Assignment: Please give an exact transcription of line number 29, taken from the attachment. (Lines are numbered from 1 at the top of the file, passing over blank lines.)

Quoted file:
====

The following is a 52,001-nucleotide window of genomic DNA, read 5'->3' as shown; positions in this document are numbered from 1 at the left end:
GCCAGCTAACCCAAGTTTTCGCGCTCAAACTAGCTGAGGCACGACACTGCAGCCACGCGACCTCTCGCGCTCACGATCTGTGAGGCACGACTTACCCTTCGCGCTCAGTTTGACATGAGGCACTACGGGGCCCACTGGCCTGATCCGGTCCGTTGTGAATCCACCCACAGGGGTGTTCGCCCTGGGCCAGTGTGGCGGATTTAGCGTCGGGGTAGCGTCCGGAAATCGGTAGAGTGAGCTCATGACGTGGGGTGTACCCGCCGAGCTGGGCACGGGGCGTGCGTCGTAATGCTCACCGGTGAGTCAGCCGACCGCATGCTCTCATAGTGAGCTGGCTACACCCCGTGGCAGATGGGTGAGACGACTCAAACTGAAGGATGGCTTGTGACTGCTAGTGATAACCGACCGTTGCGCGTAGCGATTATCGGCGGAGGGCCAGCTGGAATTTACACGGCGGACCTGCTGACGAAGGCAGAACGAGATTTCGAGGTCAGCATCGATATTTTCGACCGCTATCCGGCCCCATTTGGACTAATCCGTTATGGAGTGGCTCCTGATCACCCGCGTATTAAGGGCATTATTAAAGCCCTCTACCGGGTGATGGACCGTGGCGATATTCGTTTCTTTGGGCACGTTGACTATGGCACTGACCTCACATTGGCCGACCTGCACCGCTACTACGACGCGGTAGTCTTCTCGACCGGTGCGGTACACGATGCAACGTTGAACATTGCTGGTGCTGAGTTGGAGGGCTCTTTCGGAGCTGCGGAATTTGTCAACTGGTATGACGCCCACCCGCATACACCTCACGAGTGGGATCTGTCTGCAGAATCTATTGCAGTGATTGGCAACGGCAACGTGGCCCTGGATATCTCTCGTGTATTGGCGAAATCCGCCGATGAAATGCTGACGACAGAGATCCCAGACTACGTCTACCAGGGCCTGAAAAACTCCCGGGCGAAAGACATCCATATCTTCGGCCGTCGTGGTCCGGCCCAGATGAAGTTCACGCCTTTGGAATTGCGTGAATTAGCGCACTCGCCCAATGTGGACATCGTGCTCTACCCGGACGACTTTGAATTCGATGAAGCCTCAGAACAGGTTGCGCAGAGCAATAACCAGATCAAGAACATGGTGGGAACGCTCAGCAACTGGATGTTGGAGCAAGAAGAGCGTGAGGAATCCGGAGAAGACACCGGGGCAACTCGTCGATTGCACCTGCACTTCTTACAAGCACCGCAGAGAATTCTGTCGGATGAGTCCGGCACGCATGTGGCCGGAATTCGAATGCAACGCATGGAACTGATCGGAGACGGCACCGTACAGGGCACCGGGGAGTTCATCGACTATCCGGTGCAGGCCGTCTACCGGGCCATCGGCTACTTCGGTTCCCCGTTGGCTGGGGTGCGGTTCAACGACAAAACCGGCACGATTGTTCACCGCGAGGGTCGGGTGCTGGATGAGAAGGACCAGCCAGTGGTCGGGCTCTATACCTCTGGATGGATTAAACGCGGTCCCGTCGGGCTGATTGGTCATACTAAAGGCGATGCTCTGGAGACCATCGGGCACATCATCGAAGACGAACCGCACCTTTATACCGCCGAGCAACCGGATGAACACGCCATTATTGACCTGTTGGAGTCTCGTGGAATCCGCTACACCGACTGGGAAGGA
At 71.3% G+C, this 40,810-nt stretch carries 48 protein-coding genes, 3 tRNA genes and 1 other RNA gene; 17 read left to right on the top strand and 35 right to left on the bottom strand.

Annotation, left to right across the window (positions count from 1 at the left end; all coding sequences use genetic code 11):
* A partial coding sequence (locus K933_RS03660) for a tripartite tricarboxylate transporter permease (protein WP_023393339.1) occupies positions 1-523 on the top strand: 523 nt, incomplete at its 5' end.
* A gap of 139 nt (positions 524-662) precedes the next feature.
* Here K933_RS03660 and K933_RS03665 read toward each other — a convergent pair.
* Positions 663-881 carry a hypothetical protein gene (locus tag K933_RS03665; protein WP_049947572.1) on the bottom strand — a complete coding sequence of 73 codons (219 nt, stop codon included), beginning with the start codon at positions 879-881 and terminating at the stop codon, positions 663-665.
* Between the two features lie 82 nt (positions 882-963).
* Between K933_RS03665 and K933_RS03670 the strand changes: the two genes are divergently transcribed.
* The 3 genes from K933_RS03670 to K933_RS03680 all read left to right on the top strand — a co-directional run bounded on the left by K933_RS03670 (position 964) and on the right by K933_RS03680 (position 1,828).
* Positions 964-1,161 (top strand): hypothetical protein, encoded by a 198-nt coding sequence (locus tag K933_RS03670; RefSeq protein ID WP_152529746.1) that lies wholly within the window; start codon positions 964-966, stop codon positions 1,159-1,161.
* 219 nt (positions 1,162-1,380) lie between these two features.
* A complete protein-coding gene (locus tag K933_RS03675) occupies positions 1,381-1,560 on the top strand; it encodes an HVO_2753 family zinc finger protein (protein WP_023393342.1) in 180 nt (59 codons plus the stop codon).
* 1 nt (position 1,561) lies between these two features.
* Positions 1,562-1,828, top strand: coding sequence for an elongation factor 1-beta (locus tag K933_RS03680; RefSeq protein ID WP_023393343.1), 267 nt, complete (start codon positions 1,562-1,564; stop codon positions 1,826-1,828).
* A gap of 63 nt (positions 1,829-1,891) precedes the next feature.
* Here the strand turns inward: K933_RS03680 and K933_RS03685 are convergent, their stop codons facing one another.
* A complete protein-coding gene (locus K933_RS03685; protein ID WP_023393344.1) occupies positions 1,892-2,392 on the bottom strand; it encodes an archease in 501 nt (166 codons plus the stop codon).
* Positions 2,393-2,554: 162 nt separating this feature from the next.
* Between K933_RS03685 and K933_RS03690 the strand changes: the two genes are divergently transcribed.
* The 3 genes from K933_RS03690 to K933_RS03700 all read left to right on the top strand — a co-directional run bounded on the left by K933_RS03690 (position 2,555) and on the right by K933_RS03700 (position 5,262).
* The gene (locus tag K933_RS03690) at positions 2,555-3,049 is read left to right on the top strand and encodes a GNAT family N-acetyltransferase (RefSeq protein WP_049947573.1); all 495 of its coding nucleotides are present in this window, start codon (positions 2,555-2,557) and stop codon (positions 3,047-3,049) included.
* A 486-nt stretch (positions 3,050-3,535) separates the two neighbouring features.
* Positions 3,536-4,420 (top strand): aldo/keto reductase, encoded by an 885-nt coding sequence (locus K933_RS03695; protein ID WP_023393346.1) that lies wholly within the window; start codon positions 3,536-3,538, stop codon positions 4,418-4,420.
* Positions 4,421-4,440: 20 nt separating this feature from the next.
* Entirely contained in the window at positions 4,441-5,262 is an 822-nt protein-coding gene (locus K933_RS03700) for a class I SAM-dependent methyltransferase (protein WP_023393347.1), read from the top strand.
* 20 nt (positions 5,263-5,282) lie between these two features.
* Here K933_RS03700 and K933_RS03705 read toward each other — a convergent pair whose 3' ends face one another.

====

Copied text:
* Here K933_RS03700 and K933_RS03705 read toward each other — a convergent pair whose 3' ends face one another.